Nyerere was a great African literary intellectual. He translated Shakespeare into Kiswahili, encouraged translation of Russo-Chinese socialist literatures and wrote prolifically on matters of governance, education and development.

The Nyerere Chair aims to promote his ideals relating to human development. It seeks to develop and promote interdisciplinary basic research on development from pan-Africanism as a category of intellectual thought and a vision in the context of Utu.

UDSM conceived and funded this chair from within the continent using seed money from the ace continental think tank called Council for the Development of Social Science Research in Africa (Codesria) in the spirit of pan-Africanism.

Prof Micere Mugo is feted during the lecture
Prof Micere Mugo is feted during the lecture

This week, the Star talked to the founding holder of the chair when it was established in 2008, the famous scholar Prof Issa Shivji. Having retired from formal teaching as professor of law in 2006, he was recalled to lead the initiative with a team of other professors under the then UDSM vice chancellor Prof RS Mukandala. The retired Mukandala holds the chair this year. Between him and Shivji, the ally of Micere and prominent Tanzanian playwright Penina Mlama, 75, served as chair.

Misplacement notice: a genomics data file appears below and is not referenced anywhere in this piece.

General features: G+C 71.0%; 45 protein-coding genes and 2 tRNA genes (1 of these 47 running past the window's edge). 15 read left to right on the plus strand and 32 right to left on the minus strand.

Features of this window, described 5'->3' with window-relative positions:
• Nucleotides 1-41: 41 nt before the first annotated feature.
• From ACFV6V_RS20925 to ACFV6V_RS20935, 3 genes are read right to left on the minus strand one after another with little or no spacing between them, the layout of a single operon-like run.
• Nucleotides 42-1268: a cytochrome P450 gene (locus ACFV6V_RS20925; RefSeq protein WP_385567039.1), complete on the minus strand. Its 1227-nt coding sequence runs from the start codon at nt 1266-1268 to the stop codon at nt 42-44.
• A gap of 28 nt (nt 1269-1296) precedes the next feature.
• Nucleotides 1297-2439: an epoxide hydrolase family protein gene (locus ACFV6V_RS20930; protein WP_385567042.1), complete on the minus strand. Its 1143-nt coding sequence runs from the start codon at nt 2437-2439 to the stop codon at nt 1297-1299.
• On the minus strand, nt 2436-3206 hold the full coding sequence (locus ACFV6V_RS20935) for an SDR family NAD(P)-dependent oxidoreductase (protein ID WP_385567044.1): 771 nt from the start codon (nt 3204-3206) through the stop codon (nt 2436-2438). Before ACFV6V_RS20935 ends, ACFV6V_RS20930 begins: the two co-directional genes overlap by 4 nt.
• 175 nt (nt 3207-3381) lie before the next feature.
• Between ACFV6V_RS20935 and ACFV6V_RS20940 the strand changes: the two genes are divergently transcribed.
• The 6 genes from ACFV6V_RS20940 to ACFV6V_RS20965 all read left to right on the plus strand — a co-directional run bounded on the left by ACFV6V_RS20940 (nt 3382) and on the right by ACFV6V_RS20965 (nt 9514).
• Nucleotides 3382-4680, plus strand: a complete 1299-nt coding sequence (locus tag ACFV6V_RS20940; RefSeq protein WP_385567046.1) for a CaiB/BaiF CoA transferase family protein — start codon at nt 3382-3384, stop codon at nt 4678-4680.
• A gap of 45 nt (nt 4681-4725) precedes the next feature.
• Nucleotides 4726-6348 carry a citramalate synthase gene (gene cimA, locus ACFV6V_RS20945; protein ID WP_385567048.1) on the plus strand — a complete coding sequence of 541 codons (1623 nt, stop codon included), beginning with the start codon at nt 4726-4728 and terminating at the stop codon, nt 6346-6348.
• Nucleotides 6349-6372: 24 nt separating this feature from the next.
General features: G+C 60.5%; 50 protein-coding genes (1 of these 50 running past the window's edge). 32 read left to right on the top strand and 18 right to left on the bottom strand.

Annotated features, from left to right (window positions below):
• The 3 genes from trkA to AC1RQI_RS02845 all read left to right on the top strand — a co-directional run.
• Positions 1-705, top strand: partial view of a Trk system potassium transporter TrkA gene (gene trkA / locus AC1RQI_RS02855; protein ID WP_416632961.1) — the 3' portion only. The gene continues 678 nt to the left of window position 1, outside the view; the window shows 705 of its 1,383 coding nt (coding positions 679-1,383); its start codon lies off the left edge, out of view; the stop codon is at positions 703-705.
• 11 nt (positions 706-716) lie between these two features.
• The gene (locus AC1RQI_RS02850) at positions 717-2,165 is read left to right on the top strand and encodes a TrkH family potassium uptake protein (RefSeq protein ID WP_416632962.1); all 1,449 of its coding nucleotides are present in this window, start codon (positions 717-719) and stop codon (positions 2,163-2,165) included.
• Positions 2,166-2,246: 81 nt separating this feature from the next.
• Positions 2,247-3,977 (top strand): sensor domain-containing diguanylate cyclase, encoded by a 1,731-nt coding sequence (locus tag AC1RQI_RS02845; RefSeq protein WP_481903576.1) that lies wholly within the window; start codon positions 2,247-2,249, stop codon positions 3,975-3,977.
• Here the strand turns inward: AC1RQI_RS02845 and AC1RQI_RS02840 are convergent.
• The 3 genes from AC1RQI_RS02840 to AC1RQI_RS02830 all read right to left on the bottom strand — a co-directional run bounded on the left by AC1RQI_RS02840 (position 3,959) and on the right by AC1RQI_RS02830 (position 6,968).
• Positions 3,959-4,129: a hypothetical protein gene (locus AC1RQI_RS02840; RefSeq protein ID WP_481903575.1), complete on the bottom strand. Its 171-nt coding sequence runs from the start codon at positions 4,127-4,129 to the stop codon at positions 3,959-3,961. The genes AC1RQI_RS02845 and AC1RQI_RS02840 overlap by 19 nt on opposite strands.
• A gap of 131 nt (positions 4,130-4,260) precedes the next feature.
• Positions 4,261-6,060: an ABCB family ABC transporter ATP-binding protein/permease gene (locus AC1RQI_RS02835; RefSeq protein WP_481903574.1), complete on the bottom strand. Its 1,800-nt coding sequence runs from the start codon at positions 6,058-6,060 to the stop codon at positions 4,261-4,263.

One of the flagship activities of the unique chair is to hold the Annual Mwalimu Nyerere Intellectual Festival around Mwalimu’s birthdate of April 13. Every year, the UDSM invites a prominent African intellectual to deliver the Annual Nyerere Lecture at the Festival. That scholar is then installed to the honorary, prestigious position of a Distinguished Nyerere Lecturer (DNL) in a ceremony at the university.

Under the chairmanship of Shivji, there were five intellectuals who were thus honoured. The first DNL was the literary Nobel laureate Wole Soyinka of Nigeria in 2009. The others are: Egyptian Samir Amin (2010), Eritrean Bereket Selassie (2011) and Malawian Thandika Mkandawire (2013).

The late Micere Mugo was the Distinguished Nyerere Lecturer in 2012. Her public lecture was entitled: 'Art, Artists and the Flowering of Pan-Africana Liberated Zones'. The live event was covered by Royal Media Services, with Dr SK Macharia in attendance among the intellectual and political leadership of Tanzania.